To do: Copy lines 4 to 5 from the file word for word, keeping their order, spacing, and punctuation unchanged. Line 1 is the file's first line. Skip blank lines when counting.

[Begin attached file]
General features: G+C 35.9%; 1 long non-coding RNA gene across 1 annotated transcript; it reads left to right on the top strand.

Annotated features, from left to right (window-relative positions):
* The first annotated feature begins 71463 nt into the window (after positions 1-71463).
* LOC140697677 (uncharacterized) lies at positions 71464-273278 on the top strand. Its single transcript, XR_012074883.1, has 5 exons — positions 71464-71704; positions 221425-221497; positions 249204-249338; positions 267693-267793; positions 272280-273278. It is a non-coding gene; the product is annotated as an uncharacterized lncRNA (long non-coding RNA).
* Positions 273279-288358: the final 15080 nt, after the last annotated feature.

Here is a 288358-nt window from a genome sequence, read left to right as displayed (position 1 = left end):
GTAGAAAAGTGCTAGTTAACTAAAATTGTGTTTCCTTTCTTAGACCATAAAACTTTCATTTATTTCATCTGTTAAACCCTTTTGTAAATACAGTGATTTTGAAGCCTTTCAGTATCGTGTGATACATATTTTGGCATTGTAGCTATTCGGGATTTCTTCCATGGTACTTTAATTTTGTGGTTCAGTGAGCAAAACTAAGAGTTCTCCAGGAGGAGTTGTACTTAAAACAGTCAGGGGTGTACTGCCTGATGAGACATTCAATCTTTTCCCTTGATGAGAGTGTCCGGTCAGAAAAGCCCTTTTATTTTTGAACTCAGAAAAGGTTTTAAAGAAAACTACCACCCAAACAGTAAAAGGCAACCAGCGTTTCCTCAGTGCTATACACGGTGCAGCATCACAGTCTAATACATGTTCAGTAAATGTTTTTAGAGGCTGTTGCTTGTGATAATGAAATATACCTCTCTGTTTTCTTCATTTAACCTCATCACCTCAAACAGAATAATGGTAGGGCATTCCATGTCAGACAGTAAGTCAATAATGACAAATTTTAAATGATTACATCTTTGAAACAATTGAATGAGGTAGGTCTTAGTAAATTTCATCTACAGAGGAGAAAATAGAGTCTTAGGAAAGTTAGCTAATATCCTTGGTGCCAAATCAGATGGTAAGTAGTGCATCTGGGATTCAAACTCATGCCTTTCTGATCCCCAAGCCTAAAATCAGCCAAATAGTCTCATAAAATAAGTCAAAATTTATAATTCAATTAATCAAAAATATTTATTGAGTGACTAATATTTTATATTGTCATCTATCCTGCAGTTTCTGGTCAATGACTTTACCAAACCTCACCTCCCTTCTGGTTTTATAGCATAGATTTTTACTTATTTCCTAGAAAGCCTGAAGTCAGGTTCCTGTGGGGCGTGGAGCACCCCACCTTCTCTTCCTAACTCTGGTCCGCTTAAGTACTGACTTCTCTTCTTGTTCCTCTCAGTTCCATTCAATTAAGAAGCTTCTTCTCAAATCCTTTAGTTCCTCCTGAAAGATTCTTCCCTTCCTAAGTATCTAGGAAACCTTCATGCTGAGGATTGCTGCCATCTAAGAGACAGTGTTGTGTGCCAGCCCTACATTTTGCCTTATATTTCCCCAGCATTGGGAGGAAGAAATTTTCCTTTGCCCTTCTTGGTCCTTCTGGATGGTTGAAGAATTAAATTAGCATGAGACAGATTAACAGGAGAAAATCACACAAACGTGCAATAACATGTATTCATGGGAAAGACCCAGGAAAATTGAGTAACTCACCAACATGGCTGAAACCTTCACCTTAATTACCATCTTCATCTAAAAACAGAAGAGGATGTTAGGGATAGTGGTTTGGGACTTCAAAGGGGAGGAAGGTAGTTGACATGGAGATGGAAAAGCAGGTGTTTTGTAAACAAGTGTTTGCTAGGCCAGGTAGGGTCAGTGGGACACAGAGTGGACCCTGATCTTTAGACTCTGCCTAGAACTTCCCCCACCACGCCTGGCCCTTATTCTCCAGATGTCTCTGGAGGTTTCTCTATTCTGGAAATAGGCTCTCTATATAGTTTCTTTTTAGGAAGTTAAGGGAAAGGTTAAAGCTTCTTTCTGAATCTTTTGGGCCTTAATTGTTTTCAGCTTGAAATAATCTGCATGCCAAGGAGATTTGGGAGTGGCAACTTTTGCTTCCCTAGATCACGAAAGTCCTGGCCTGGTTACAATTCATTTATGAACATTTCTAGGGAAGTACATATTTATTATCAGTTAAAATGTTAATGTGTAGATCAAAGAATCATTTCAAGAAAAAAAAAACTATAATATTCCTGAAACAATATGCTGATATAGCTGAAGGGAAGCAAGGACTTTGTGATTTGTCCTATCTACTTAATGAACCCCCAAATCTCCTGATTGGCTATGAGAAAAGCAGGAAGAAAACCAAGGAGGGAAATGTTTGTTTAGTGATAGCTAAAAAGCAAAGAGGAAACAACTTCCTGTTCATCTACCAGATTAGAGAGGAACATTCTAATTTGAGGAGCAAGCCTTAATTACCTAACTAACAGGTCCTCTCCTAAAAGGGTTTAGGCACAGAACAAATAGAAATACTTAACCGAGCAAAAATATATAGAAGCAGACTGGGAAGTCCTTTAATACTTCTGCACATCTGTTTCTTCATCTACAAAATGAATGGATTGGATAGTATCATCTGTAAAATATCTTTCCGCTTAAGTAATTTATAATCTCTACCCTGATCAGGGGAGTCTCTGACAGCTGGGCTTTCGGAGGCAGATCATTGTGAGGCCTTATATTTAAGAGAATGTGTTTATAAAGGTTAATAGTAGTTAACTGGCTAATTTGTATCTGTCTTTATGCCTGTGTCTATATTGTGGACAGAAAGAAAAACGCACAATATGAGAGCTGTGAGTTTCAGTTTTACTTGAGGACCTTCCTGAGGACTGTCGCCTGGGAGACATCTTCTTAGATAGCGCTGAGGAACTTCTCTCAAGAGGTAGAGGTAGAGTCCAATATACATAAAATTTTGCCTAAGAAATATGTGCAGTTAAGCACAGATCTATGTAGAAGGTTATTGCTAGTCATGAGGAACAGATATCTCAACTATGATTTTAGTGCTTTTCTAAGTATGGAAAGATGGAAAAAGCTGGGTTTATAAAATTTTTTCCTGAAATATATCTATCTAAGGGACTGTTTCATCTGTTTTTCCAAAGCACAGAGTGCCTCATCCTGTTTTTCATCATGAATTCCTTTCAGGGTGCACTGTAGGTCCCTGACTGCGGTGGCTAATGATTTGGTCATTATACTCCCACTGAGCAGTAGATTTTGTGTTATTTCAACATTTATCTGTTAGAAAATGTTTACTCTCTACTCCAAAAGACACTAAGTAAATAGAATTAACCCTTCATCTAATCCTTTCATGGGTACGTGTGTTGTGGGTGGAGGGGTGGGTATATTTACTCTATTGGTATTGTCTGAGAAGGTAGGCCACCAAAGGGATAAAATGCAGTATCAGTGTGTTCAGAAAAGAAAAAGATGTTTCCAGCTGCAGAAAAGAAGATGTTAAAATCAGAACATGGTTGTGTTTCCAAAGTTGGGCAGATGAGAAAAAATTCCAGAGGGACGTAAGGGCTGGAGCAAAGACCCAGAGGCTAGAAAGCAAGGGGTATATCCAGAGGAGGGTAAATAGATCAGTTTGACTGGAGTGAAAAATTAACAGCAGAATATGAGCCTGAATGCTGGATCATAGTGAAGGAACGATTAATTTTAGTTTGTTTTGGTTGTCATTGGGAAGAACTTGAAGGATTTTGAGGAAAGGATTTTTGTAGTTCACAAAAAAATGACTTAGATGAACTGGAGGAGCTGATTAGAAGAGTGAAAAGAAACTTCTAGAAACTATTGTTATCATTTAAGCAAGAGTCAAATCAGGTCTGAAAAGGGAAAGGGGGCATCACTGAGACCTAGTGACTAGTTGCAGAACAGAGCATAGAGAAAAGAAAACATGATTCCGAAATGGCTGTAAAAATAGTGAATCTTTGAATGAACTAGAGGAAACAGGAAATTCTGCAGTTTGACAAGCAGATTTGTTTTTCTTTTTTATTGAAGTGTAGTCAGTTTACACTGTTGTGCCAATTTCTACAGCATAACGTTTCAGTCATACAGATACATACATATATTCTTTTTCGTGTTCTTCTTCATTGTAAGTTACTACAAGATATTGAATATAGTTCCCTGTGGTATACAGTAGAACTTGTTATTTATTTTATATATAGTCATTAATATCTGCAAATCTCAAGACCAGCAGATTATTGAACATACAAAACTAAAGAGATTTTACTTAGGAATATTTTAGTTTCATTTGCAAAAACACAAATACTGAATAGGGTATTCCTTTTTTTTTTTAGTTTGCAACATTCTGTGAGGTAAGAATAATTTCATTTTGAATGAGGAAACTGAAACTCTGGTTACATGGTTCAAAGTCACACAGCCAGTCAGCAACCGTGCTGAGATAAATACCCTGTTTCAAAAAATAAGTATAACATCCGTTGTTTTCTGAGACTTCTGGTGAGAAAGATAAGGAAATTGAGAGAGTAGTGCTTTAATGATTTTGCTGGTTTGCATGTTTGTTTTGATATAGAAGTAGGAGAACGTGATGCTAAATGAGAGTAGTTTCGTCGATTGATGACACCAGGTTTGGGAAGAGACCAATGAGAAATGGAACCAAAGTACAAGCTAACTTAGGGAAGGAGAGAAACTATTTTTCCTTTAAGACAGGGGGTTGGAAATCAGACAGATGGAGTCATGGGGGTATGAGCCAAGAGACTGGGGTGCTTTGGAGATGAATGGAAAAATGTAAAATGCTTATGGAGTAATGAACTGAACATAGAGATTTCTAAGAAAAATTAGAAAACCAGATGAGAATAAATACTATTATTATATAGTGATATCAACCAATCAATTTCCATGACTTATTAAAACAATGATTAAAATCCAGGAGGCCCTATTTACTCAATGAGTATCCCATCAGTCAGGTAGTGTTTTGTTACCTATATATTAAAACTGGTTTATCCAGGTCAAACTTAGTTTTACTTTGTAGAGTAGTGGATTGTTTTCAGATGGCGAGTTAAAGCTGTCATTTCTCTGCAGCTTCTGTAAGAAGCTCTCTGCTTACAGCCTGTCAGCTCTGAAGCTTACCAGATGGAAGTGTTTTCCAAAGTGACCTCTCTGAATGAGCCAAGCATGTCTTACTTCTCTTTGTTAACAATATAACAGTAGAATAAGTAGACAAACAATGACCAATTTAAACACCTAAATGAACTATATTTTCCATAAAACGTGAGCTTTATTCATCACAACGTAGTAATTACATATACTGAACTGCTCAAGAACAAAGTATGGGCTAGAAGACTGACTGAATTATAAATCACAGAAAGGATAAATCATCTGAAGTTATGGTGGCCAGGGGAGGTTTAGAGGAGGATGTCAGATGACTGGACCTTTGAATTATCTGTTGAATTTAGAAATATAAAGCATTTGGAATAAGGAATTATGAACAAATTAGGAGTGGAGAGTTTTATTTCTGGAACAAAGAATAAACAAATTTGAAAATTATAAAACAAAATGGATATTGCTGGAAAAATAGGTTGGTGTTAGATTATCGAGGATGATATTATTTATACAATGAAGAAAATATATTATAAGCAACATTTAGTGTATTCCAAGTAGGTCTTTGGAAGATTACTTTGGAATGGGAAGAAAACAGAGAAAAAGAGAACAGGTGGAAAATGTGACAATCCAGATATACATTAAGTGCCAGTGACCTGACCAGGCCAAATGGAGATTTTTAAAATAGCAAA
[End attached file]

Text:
* LOC140697677 (uncharacterized) lies at positions 71464-273278 on the top strand. Its single transcript, XR_012074883.1, has 5 exons — positions 71464-71704; positions 221425-221497; positions 249204-249338; positions 267693-267793; positions 272280-273278. It is a non-coding gene; the product is annotated as an uncharacterized lncRNA (long non-coding RNA).
* Positions 273279-288358: the final 15080 nt, after the last annotated feature.